Downstream from the city, the banks became heavily tree lined, and we made our way between small wooded islands and past the mouths of numerous back channels. A pair of bald eagles, perched high on a leafless tree, peered down on us. This was more like it, but what wasn’t more like it were the pleasure boats. It was Labor Day Sunday and they were out in force, enjoying the last weekend of summer. There were cruisers and houseboats, pontoon boats and jet skis, and even some I would call yachts. The one thing they had in common were motors and speed. Pulling with our oars at 3 mph, we felt we did not belong.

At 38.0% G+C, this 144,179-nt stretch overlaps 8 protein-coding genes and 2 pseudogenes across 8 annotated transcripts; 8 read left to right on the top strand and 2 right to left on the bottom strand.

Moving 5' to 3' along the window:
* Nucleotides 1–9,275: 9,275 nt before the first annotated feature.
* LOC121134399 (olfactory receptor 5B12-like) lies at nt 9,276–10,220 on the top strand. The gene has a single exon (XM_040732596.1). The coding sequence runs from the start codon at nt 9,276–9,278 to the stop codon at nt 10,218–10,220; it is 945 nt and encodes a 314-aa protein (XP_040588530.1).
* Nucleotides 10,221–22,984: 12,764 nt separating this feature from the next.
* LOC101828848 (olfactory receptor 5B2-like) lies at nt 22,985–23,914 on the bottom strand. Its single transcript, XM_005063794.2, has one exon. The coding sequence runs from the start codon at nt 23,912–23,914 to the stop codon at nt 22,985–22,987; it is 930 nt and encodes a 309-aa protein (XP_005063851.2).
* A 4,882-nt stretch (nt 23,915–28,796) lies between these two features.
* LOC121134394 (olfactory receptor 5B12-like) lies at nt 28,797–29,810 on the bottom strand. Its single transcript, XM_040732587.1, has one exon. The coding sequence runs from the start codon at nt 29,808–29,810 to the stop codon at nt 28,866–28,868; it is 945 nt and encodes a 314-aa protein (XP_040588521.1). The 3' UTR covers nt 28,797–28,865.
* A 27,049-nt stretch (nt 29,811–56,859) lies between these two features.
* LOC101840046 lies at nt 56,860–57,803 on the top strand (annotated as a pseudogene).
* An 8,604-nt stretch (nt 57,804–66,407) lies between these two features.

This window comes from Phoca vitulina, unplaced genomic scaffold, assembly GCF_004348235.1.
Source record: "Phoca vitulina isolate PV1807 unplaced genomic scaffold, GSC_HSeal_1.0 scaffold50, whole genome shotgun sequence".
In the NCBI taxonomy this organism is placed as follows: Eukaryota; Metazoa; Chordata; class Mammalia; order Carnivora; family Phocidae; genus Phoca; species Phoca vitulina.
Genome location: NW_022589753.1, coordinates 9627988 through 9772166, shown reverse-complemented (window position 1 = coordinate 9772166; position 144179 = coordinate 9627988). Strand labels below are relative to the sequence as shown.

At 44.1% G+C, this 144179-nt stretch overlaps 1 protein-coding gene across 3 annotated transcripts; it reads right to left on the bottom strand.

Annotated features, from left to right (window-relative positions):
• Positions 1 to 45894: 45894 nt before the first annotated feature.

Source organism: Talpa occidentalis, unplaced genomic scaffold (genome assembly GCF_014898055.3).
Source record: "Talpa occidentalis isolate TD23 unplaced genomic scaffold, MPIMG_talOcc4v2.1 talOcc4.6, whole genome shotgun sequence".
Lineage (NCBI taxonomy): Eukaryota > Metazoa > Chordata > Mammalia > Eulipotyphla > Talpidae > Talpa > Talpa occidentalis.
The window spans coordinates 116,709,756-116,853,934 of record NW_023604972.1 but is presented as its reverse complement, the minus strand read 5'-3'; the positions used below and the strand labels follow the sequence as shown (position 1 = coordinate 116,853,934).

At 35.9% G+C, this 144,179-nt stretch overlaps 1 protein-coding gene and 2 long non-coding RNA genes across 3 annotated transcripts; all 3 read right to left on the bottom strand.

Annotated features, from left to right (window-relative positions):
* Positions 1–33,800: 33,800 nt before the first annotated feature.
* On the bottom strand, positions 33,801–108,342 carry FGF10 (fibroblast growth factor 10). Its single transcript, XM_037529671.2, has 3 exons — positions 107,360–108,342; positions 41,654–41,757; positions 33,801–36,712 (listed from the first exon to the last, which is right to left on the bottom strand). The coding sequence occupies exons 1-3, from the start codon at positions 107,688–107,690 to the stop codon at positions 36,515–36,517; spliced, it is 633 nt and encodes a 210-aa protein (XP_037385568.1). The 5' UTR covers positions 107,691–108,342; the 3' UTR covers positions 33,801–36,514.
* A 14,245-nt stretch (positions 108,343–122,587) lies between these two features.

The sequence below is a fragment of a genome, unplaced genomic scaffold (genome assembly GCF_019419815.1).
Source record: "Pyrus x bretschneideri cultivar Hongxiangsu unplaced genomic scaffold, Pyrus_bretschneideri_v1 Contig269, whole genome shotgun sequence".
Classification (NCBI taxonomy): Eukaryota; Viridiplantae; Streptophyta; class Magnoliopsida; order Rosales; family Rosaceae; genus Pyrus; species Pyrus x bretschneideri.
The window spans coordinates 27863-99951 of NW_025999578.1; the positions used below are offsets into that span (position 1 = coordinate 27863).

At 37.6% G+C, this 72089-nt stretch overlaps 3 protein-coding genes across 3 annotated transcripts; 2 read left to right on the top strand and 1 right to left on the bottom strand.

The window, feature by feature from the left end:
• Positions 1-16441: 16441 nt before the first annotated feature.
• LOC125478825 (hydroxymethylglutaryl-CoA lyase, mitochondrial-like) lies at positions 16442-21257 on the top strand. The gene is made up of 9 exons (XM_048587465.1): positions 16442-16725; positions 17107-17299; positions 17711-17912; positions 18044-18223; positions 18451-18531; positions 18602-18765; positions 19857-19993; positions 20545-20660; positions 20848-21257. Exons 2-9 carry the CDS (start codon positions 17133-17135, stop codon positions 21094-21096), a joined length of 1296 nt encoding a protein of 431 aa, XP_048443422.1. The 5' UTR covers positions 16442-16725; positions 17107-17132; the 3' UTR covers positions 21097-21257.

When I set out from Mukilteo, Washington, late in July of 1980, the wind was light, barely ruffling the silvery expanse of Possession Sound. I set all sail—the sprit-rigged main, the jib and flying jib, topsail and jib-topsail—but wouldn’t think of GAMINE as a topsail cutter. She was just a 14’ dory skiff, the first wooden boat I had ever built. Aside from her broad plywood garboards, she was traditionally built with western red cedar planks on both sawn and steam-bent white oak frames. While I’d been day-sailing her for about a year and adding sails one by one until there was no room for more, I’d never done an overnight cruise with her or any small boat. Now I was headed north to sail the Inside Passage with no particular destination in mind. There was no telling how far I’d get.